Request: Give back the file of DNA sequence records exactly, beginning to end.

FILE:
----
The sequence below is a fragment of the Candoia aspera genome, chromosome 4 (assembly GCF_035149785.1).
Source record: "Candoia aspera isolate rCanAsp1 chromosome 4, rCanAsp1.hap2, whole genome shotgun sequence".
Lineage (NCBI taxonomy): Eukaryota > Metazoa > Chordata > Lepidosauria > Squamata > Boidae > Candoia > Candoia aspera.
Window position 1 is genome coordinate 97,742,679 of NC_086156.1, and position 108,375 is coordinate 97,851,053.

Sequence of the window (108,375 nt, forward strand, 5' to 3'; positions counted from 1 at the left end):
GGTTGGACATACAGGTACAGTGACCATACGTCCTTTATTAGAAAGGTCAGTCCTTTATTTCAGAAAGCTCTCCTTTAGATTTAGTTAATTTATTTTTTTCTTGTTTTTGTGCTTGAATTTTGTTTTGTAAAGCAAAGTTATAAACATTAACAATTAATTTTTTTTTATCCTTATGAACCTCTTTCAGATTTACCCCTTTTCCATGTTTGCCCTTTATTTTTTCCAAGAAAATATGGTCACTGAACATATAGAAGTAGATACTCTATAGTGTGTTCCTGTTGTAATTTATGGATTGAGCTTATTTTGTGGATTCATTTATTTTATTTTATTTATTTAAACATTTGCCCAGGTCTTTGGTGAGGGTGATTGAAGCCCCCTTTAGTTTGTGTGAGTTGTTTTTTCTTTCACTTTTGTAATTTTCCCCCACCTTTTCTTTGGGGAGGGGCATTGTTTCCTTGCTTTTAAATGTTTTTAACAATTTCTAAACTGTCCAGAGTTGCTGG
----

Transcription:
The sequence below is a fragment of the Candoia aspera genome, chromosome 4 (assembly GCF_035149785.1).
Source record: "Candoia aspera isolate rCanAsp1 chromosome 4, rCanAsp1.hap2, whole genome shotgun sequence".
Lineage (NCBI taxonomy): Eukaryota > Metazoa > Chordata > Lepidosauria > Squamata > Boidae > Candoia > Candoia aspera.
Window position 1 is genome coordinate 97,742,679 of NC_086156.1, and position 108,375 is coordinate 97,851,053.

Sequence of the window (108,375 nt, forward strand, 5' to 3'; positions counted from 1 at the left end):
GGTTGGACATACAGGTACAGTGACCATACGTCCTTTATTAGAAAGGTCAGTCCTTTATTTCAGAAAGCTCTCCTTTAGATTTAGTTAATTTATTTTTTTCTTGTTTTTGTGCTTGAATTTTGTTTTGTAAAGCAAAGTTATAAACATTAACAATTAATTTTTTTTTATCCTTATGAACCTCTTTCAGATTTACCCCTTTTCCATGTTTGCCCTTTATTTTTTCCAAGAAAATATGGTCACTGAACATATAGAAGTAGATACTCTATAGTGTGTTCCTGTTGTAATTTATGGATTGAGCTTATTTTGTGGATTCATTTATTTTATTTTATTTATTTAAACATTTGCCCAGGTCTTTGGTGAGGGTGATTGAAGCCCCCTTTAGTTTGTGTGAGTTGTTTTTTCTTTCACTTTTGTAATTTTCCCCCACCTTTTCTTTGGGGAGGGGCATTGTTTCCTTGCTTTTAAATGTTTTTAACAATTTCTAAACTGTCCAGAGTTGCTGG